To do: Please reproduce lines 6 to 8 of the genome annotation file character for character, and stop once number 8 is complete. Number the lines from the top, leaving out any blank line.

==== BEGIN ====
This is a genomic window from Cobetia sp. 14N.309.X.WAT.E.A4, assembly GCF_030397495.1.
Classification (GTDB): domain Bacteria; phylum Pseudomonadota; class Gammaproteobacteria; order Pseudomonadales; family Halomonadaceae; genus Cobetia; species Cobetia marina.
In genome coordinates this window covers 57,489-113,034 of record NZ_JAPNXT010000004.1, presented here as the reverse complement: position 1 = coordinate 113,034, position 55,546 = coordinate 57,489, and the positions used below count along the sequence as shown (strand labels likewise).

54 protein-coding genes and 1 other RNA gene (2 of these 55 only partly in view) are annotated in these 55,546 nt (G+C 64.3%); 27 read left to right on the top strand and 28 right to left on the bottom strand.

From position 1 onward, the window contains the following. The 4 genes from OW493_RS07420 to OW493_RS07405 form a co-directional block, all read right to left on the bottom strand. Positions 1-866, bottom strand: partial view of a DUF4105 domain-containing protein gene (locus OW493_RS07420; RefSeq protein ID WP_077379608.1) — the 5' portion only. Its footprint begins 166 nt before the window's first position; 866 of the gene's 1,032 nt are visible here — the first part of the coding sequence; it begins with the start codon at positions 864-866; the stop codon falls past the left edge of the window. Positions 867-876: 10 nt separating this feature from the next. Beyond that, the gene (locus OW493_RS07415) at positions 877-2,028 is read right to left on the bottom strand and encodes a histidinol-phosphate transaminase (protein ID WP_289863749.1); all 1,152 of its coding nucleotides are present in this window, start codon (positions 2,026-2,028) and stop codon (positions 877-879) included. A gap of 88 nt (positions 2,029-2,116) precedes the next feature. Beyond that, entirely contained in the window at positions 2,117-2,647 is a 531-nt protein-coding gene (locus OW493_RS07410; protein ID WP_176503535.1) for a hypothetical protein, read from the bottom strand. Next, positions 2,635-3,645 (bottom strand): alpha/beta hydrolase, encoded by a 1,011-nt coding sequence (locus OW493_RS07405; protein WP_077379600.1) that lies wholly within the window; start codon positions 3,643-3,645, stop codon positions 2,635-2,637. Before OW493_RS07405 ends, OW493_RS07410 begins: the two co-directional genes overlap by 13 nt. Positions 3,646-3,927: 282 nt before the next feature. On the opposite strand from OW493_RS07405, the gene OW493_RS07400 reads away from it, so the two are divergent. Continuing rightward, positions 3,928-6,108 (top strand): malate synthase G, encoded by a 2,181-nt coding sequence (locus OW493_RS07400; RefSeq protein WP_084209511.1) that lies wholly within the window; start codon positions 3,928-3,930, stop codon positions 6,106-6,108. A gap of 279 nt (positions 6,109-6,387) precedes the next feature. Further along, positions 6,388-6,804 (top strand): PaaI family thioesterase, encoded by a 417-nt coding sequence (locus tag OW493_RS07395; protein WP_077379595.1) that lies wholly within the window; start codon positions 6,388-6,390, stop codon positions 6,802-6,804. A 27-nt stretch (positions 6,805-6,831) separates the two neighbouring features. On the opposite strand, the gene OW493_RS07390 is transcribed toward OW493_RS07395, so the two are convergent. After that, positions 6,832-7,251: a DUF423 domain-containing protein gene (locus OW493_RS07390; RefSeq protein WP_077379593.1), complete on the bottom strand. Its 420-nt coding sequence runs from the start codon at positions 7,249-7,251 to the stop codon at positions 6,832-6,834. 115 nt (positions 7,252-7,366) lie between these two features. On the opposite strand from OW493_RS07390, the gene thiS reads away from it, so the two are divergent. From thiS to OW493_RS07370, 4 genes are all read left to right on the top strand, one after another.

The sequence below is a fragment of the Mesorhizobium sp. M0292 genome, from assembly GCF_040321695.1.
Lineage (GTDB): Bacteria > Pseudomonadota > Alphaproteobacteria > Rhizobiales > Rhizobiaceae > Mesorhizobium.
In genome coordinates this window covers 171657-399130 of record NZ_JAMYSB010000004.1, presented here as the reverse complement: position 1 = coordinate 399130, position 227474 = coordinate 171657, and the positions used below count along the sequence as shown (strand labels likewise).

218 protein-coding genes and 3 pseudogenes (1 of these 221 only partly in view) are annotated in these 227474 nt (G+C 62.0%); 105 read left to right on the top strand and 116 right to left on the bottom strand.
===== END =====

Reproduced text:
The sequence below is a fragment of the Mesorhizobium sp. M0292 genome, from assembly GCF_040321695.1.
Lineage (GTDB): Bacteria > Pseudomonadota > Alphaproteobacteria > Rhizobiales > Rhizobiaceae > Mesorhizobium.
In genome coordinates this window covers 171657-399130 of record NZ_JAMYSB010000004.1, presented here as the reverse complement: position 1 = coordinate 399130, position 227474 = coordinate 171657, and the positions used below count along the sequence as shown (strand labels likewise).